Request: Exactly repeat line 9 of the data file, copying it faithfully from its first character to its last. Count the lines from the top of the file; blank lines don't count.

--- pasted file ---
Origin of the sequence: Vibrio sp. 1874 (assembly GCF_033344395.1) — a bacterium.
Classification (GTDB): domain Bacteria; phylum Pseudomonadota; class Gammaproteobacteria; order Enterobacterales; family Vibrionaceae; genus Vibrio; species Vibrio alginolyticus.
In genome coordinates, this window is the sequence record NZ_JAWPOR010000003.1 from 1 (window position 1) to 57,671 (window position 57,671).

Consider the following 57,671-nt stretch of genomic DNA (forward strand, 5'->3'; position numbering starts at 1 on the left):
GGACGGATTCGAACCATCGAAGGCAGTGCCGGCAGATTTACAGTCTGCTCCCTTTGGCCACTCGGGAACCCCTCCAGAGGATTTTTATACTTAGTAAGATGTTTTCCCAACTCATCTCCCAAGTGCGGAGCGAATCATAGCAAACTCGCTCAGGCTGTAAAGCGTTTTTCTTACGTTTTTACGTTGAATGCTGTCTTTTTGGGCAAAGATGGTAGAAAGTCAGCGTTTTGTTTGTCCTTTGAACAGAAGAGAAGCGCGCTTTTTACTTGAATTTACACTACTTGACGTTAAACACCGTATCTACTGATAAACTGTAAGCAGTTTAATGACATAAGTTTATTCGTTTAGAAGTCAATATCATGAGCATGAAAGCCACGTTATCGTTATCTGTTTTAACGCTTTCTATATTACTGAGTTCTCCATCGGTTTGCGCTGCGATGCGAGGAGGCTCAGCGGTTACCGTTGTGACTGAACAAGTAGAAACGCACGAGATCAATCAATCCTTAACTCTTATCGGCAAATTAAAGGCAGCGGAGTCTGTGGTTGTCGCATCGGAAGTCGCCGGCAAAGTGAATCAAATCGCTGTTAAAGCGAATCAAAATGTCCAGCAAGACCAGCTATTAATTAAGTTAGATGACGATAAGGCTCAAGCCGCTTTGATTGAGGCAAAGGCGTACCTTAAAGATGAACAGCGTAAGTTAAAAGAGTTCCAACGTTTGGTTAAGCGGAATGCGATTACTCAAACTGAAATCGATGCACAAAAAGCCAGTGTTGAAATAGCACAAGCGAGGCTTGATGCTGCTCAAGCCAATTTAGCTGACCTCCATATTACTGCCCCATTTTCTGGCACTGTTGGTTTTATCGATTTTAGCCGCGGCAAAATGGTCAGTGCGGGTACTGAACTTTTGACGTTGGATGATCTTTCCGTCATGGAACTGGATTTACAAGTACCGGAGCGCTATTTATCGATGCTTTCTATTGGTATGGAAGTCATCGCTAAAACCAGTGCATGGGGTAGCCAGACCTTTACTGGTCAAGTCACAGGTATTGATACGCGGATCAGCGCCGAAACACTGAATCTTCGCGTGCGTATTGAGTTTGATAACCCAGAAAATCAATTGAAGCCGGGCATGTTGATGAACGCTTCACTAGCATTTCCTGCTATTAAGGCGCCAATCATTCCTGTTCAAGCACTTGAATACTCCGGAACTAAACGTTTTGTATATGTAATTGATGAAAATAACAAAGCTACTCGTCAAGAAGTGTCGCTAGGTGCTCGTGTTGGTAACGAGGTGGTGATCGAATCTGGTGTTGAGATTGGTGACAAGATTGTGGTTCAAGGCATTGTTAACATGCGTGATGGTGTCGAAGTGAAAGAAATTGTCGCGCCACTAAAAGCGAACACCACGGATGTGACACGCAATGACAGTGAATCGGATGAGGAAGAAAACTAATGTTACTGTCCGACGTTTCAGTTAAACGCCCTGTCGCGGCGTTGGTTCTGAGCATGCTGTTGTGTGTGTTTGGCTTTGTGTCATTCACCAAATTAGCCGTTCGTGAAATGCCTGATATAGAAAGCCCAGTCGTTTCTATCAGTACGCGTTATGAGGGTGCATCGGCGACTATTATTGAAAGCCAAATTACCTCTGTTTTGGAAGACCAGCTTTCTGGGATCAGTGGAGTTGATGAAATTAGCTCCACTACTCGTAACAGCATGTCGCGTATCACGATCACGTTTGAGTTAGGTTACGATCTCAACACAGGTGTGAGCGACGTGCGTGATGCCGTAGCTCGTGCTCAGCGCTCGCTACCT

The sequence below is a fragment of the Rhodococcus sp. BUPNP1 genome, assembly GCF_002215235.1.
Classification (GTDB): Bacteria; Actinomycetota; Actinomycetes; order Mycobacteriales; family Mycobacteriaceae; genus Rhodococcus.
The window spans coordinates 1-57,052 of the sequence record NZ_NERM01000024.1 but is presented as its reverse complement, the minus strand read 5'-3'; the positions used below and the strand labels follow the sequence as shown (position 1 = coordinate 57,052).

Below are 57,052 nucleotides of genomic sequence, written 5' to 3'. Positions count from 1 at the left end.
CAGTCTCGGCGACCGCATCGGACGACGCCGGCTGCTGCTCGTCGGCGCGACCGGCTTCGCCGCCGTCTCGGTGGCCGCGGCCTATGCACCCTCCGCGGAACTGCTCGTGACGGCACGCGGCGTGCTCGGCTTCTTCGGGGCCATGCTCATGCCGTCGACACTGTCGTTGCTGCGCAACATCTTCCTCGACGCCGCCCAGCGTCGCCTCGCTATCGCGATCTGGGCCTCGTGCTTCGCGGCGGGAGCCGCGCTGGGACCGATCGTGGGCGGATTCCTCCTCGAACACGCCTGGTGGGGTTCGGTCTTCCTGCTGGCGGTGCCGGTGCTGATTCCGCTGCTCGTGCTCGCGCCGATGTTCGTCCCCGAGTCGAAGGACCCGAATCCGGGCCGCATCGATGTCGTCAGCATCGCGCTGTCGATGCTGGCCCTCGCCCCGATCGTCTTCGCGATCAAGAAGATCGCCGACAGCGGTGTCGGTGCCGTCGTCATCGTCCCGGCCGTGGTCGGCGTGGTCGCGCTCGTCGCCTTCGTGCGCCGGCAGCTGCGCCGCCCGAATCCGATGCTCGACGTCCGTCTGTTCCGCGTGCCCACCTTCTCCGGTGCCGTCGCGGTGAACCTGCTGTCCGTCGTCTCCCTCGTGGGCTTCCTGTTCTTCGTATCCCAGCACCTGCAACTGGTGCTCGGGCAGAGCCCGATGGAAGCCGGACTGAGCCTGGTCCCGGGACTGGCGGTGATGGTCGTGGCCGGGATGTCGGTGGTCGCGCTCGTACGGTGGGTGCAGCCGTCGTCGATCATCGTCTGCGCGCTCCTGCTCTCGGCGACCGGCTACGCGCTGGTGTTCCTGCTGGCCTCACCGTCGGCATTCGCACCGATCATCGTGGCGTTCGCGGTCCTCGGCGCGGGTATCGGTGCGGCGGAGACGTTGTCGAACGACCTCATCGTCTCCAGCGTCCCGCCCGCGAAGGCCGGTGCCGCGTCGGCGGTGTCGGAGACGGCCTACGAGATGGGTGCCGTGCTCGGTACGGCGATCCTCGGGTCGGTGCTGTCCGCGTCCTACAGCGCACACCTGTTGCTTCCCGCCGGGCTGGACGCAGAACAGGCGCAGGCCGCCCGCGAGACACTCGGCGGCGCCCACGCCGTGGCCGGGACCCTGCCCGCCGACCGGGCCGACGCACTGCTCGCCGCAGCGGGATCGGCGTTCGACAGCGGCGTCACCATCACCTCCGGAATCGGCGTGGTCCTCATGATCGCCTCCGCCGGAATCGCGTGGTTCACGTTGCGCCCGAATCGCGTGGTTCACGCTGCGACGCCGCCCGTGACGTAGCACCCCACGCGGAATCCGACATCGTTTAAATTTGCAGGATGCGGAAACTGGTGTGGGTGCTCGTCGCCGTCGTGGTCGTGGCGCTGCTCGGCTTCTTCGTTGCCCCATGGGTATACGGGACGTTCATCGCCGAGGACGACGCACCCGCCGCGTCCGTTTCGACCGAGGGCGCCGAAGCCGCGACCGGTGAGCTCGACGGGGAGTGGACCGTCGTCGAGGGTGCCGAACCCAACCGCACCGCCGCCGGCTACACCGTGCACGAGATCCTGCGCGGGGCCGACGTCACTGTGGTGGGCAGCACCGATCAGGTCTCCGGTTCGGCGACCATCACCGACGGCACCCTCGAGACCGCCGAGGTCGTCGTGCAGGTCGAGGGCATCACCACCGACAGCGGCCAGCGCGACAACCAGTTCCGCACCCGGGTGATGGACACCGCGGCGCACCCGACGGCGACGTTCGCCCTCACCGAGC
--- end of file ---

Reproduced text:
Below are 57,052 nucleotides of genomic sequence, written 5' to 3'. Positions count from 1 at the left end.